Does Money Talk? Divestitures and Corporate Environmental and Social Policies
Nickolay Gantchev, Mariassunta Giannetti, Rachel Li
Review of Finance, Volume 26, Issue 6, November 2022, Pages 1469–1508, https://doi.org/10.1093/rof/rfac029
There is an ongoing debate about whether divestitures can influence firms’ environmental and social (E&S) policies. Theory provides conflicting predictions. On the one hand, if investors vote with their wallets and spurn firms that fall short of their expectations on E&S standards, such firms are expected to experience a higher cost of capital, which would in turn hamper their ability to invest. Thus, managers may have incentives to improve corporate E&S policies to enhance their firm’s reputation and decrease its cost of capital. On the other hand, market discipline is ineffective if the proportion of agents who are motivated by E&S concerns is small or the demand by other investors is very elastic.
This debate largely ignores that shareholders discipline managers through their exit decisions and could thus also affect firms’ E&S policies. If this were the case, market discipline, that is, the investment decisions of even small E&S-conscious investors, could lead to a more sustainable economy.
We study whether, and under what conditions, divestitures and the threat of exit are effective in channeling investors’ E&S preferences to firms and triggering changes in firms’ E&S policies.
We conjecture that following a negative E&S incident, the exits of a few E&S-conscious investors are likely to increase managerial concerns that even more E&S-conscious investors could revise downwards their beliefs about the firms’ E&S standards and sell if more E&S incidents were to happen. Firms may also wish to attract back the E&S-conscious investors that divested to improve their valuations. Thus, following an E&S incident, the managers of firms with ex-ante more E&S-conscious investors are expected to have stronger incentives to improve their E&S policies and avoid future E&S incidents, especially if they care about the firms’ market valuations because they receive equity compensation.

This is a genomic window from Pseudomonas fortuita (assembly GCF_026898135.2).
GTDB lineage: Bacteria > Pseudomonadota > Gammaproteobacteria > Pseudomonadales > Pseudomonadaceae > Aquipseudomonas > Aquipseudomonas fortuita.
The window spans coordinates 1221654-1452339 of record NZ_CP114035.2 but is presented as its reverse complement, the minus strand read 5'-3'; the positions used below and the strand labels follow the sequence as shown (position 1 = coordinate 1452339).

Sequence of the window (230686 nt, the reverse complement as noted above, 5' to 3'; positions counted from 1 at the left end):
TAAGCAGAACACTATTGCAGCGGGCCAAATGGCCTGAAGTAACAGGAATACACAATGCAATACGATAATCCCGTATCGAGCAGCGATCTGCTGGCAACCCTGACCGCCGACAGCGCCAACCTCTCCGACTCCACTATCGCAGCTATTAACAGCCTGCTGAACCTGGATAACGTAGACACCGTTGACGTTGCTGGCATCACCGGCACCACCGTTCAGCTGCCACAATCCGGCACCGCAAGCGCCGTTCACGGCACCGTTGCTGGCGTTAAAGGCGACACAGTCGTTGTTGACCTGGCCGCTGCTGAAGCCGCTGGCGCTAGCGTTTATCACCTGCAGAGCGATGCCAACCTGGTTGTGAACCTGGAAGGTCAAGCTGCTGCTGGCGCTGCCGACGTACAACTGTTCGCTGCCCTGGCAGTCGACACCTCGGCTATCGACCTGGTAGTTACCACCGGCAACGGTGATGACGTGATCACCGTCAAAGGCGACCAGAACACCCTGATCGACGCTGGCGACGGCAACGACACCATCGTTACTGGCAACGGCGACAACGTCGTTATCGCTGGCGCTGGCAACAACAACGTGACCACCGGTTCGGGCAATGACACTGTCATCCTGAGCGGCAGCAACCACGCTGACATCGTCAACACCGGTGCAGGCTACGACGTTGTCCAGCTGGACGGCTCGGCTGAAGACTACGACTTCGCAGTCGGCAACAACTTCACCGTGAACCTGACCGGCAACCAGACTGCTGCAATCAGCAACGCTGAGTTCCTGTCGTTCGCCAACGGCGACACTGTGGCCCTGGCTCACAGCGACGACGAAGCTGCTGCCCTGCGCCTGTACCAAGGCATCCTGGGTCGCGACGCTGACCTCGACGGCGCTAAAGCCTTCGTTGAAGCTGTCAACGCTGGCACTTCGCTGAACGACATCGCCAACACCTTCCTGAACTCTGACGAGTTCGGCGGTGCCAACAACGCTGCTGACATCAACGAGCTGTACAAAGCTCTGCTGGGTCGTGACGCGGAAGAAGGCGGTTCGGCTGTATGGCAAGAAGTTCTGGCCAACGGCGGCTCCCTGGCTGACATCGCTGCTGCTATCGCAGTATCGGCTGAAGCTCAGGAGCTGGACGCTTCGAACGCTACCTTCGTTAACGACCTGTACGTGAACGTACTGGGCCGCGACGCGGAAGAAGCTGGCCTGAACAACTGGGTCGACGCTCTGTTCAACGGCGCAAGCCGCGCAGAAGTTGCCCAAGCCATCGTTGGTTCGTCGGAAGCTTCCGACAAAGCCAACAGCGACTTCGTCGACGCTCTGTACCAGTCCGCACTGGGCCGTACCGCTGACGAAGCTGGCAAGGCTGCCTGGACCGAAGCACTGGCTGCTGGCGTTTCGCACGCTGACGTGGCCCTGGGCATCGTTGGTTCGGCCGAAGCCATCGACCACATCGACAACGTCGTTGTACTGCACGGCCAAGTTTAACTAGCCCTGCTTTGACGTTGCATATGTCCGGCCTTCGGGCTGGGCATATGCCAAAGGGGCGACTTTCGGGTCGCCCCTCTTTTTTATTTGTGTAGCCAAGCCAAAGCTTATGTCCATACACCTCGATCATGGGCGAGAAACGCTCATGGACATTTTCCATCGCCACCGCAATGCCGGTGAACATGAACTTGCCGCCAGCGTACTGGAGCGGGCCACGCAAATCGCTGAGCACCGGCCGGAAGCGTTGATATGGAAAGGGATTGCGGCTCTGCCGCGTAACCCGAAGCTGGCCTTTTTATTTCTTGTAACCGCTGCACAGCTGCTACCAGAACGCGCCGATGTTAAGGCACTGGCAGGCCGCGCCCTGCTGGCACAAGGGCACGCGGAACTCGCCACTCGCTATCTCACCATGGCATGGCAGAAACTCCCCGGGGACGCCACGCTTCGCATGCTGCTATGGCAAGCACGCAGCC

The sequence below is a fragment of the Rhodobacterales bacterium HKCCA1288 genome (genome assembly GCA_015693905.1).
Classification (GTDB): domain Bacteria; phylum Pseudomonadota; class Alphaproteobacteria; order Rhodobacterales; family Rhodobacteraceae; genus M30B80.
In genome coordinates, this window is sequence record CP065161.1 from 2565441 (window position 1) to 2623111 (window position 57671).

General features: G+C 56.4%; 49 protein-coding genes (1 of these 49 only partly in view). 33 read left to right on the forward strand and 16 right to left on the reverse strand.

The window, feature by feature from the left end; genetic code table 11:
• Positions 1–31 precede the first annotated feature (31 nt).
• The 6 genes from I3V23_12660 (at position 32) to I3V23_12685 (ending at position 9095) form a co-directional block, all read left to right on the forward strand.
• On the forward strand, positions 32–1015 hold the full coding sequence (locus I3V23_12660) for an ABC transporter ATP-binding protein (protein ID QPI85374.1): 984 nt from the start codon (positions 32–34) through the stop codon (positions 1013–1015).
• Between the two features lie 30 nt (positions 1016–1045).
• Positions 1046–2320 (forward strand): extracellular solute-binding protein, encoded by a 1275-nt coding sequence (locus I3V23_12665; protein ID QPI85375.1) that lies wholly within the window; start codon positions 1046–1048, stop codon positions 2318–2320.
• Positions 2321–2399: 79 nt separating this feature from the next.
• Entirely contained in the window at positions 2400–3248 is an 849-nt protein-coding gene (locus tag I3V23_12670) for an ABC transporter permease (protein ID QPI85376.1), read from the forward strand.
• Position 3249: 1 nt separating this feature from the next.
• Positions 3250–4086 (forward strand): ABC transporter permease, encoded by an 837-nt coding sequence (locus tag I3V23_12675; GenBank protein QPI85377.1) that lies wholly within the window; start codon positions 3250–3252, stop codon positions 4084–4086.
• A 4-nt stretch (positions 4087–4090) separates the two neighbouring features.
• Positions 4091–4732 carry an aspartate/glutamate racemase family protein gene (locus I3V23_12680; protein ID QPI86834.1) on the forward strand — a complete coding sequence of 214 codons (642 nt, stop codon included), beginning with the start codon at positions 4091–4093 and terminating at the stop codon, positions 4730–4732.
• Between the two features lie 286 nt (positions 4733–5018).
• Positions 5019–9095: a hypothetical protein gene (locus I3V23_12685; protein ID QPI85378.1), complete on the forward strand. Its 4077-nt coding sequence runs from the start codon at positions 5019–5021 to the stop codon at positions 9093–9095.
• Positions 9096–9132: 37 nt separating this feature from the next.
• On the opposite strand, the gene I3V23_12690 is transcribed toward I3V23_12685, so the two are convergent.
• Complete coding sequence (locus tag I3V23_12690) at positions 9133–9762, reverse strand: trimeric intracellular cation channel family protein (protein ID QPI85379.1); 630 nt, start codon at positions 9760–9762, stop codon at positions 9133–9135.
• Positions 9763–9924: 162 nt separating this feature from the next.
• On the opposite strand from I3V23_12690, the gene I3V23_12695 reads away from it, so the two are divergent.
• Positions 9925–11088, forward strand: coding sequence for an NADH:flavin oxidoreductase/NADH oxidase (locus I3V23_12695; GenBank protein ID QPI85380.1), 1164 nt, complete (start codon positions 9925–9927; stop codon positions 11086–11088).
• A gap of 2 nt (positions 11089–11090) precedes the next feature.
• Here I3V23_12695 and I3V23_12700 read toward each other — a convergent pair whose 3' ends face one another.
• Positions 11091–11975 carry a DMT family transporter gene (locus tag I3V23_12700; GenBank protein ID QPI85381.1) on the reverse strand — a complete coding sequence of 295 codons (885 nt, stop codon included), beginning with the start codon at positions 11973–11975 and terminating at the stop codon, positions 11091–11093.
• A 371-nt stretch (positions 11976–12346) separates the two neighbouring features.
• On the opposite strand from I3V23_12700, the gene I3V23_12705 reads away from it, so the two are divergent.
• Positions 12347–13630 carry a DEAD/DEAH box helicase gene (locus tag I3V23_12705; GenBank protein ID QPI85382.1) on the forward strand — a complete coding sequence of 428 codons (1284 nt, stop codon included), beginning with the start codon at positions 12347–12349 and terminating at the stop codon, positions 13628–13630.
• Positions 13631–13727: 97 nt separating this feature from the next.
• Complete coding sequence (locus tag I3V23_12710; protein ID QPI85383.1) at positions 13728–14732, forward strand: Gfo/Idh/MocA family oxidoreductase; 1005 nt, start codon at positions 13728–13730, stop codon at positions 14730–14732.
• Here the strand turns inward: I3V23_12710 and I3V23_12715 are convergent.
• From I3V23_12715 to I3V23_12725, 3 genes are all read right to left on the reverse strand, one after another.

We find that E&S incidents are followed by some, but relatively small, divestitures. The average market reaction to a negative E&S incident is also close to zero. However, negative realizations of E&S risks trigger more pronounced negative abnormal returns in firms with ex-ante more E&S-conscious investors. For instance, a one-standard-deviation increase in E&S-conscious institutional ownership is associated with a 0.058% decrease in the five-day CAPM-adjusted CARs.
This suggests that market prices reflect investors’ preferences and discontent with firms’ E&S policies. Importantly, the extent of discontent following E&S incidents, proxied by a more negative market reaction, is associated with subsequent improvements in firms’ E&S policies. We estimate that firms with a one-standard-deviation higher E&S-conscious institutional ownership decrease their greenhouse gas emissions by 36.5% and improve their E&S scores by 7.2% more than other firms if their managers receive equity compensation. Importantly, in the years following the initial E&S incidents, companies that improve their E&S policies experience an increase in ownership by E&S-conscious investors and improve their corporate valuations.
We do not observe any improvements associated with sales in E&S-conscious countries. Our results suggest that the threats of future exits and divestitures can improve E&S policies if shareholders are E&S-conscious and managers’ compensation is linked to the stock price.